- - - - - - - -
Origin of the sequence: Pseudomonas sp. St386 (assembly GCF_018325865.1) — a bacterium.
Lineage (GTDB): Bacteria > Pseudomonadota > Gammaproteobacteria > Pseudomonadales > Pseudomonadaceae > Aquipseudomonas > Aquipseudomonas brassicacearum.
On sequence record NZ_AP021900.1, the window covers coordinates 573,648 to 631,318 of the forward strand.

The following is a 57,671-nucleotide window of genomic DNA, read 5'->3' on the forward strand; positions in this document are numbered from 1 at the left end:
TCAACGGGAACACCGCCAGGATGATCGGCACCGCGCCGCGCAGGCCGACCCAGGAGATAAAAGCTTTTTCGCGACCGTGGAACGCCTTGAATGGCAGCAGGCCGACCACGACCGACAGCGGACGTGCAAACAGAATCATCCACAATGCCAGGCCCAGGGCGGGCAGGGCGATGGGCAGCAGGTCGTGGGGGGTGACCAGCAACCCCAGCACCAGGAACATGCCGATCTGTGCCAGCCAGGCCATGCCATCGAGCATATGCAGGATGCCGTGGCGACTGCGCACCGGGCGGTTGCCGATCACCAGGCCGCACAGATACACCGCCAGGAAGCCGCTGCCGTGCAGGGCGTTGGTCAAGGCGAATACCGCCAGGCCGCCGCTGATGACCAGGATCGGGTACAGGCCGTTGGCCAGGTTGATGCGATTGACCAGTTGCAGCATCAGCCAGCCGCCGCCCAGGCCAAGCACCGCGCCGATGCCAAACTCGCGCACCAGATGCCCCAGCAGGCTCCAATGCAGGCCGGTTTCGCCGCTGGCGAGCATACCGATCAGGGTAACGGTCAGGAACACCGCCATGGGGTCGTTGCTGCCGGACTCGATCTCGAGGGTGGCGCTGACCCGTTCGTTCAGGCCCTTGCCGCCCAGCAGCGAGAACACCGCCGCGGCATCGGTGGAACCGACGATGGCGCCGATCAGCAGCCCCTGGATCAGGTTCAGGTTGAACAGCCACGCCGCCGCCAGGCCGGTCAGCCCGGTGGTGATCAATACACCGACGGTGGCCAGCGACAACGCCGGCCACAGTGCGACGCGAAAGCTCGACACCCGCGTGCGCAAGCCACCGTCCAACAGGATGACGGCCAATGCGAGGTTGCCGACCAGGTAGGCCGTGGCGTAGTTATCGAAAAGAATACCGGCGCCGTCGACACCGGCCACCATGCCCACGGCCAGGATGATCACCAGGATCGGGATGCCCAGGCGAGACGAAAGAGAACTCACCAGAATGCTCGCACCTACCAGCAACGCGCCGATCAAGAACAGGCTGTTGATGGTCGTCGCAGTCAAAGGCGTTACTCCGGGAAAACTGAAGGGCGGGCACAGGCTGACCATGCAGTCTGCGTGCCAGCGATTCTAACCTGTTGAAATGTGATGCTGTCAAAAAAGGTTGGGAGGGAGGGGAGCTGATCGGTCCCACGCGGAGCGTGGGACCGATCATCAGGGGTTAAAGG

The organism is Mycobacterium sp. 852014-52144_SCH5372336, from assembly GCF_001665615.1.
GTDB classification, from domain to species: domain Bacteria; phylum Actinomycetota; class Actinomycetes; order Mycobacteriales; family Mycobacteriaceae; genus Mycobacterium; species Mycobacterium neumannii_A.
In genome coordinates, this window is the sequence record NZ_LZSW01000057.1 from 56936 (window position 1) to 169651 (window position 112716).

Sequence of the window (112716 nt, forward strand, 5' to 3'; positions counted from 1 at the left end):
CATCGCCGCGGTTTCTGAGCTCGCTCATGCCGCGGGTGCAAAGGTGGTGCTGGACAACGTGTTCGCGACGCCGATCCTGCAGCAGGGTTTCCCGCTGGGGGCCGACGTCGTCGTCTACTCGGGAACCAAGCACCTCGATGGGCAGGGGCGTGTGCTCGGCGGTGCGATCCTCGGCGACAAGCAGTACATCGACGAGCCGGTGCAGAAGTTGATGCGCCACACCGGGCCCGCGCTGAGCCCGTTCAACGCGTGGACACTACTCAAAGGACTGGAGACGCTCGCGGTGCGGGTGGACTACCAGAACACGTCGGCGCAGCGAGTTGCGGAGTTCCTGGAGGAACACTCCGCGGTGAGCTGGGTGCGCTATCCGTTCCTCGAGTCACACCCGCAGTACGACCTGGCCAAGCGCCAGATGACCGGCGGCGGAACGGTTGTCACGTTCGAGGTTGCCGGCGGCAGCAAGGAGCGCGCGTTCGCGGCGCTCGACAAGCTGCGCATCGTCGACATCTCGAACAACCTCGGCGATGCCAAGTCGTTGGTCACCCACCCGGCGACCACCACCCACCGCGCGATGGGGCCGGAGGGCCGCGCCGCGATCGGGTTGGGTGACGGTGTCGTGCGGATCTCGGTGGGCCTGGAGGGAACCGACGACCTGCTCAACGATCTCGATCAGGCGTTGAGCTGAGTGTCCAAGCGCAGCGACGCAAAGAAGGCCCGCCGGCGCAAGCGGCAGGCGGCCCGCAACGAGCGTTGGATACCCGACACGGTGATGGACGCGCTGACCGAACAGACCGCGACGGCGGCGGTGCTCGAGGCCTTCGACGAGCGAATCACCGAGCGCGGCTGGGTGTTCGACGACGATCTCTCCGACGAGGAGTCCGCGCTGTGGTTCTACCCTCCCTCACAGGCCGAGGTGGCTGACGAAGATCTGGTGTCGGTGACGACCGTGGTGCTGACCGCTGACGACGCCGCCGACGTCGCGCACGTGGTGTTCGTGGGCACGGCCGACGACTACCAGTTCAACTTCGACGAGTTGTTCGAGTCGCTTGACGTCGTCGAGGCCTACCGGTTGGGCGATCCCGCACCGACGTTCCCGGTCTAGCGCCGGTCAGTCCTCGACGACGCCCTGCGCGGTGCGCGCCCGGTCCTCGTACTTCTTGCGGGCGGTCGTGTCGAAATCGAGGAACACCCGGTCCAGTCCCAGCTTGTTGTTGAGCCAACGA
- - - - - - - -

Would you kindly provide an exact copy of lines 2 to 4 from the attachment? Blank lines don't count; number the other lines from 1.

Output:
Lineage (GTDB): Bacteria > Pseudomonadota > Gammaproteobacteria > Pseudomonadales > Pseudomonadaceae > Aquipseudomonas > Aquipseudomonas brassicacearum.
On sequence record NZ_AP021900.1, the window covers coordinates 573,648 to 631,318 of the forward strand.

The following is a 57,671-nucleotide window of genomic DNA, read 5'->3' on the forward strand; positions in this document are numbered from 1 at the left end: